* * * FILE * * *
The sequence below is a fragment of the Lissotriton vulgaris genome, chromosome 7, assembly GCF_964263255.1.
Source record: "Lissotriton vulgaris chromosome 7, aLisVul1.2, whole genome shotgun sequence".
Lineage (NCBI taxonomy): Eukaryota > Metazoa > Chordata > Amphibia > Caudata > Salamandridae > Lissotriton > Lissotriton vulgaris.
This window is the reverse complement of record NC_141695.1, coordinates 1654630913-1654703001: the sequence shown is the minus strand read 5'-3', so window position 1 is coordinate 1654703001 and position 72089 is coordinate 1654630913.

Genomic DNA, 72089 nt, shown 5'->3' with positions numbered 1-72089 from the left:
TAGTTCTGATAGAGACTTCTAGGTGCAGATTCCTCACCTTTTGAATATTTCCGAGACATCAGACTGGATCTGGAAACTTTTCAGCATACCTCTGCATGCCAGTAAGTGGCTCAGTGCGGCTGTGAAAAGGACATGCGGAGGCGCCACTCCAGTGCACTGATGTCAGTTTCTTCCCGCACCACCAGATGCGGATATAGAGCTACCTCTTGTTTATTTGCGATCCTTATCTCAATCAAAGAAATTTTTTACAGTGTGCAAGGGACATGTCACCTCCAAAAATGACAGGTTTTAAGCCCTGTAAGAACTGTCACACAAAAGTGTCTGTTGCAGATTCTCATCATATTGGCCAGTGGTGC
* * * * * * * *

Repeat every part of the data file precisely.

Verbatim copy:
The sequence below is a fragment of the Lissotriton vulgaris genome, chromosome 7, assembly GCF_964263255.1.
Source record: "Lissotriton vulgaris chromosome 7, aLisVul1.2, whole genome shotgun sequence".
Lineage (NCBI taxonomy): Eukaryota > Metazoa > Chordata > Amphibia > Caudata > Salamandridae > Lissotriton > Lissotriton vulgaris.
This window is the reverse complement of record NC_141695.1, coordinates 1654630913-1654703001: the sequence shown is the minus strand read 5'-3', so window position 1 is coordinate 1654703001 and position 72089 is coordinate 1654630913.

Genomic DNA, 72089 nt, shown 5'->3' with positions numbered 1-72089 from the left:
TAGTTCTGATAGAGACTTCTAGGTGCAGATTCCTCACCTTTTGAATATTTCCGAGACATCAGACTGGATCTGGAAACTTTTCAGCATACCTCTGCATGCCAGTAAGTGGCTCAGTGCGGCTGTGAAAAGGACATGCGGAGGCGCCACTCCAGTGCACTGATGTCAGTTTCTTCCCGCACCACCAGATGCGGATATAGAGCTACCTCTTGTTTATTTGCGATCCTTATCTCAATCAAAGAAATTTTTTACAGTGTGCAAGGGACATGTCACCTCCAAAAATGACAGGTTTTAAGCCCTGTAAGAACTGTCACACAAAAGTGTCTGTTGCAGATTCTCATCATATTGGCCAGTGGTGC